And what exactly would be the impact on small and local businesses, such as restaurants, which are core B2B customers of METRO in many countries?

If small businesses such as local restaurants can no longer negotiate flexible contracts with their partners, such as wholesalers, but also small suppliers, many of these businesses may face bankruptcy. They also depend on longer payment terms in order to have liquidity. SMEs are already struggling with access to finance today, where high food and energy prices have become the new normal.

Smaller businesses in particular in the gastronomy sector, have been hit hard by the after-effects of the coronavirus pandemic and high inflation. In Germany, restaurants also have to face the renewed increase in VAT to 19 per cent. Such legislation could therefore have the unintended effect of accelerating bankruptcies for SMEs. Especially in times when Covid loans are due to be repaid.

All in all, this regulation would do more harm than good to all companies in the EU, big or small. The problem of late payment - which is a breach of contract - cannot be dealt with by mandating shorter payment terms. This is why we at METRO reject this type of regulation within the EU. We ask the European Parliament and the EU member states to work together with the trade sector: We must find more sensible solutions to the problem of late payment. Freedom of contract between companies must be maintained to ensure fair competition within the EU.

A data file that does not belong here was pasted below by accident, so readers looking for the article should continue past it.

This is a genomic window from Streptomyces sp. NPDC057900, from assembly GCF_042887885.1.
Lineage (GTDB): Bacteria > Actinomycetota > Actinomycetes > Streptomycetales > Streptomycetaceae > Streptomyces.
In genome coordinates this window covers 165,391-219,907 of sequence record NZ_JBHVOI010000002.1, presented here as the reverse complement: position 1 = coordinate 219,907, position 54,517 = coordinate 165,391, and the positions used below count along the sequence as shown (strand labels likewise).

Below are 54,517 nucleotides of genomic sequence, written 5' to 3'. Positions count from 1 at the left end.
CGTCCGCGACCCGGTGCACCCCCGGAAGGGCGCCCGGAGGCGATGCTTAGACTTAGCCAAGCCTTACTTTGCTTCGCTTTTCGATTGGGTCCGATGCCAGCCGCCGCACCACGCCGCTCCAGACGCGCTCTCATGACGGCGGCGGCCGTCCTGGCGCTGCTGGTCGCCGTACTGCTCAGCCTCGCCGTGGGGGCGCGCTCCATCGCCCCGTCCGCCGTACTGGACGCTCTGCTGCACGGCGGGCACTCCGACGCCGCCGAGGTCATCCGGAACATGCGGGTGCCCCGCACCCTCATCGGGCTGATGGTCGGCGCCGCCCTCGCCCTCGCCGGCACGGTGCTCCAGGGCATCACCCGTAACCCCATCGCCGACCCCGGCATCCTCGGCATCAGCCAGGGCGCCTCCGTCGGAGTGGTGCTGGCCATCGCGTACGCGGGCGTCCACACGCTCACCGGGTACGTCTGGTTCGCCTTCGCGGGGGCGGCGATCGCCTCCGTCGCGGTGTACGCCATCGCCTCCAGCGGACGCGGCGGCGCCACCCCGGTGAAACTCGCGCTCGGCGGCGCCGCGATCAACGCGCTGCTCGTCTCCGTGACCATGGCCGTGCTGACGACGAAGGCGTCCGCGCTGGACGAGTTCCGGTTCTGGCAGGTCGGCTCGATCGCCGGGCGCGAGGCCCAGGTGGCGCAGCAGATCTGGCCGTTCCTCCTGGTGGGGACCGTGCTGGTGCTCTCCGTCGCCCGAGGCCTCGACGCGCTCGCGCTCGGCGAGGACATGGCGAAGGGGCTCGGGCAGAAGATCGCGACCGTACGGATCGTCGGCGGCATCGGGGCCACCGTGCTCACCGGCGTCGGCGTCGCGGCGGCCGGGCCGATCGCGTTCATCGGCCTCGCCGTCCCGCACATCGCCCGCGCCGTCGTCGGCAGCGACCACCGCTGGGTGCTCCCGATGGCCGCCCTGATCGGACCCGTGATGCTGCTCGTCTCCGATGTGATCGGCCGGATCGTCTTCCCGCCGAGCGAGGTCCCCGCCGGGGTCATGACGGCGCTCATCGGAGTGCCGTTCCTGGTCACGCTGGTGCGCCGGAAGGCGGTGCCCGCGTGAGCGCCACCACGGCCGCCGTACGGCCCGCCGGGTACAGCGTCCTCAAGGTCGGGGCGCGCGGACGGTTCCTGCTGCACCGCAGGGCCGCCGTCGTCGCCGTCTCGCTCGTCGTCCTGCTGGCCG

Default interest and competitiveness

Critical points of the draft:

Why entrepreneurial freedom should be preserved by waiving default interest and flexibility to agree on payment terms, why the draft would favour non-EU online platforms.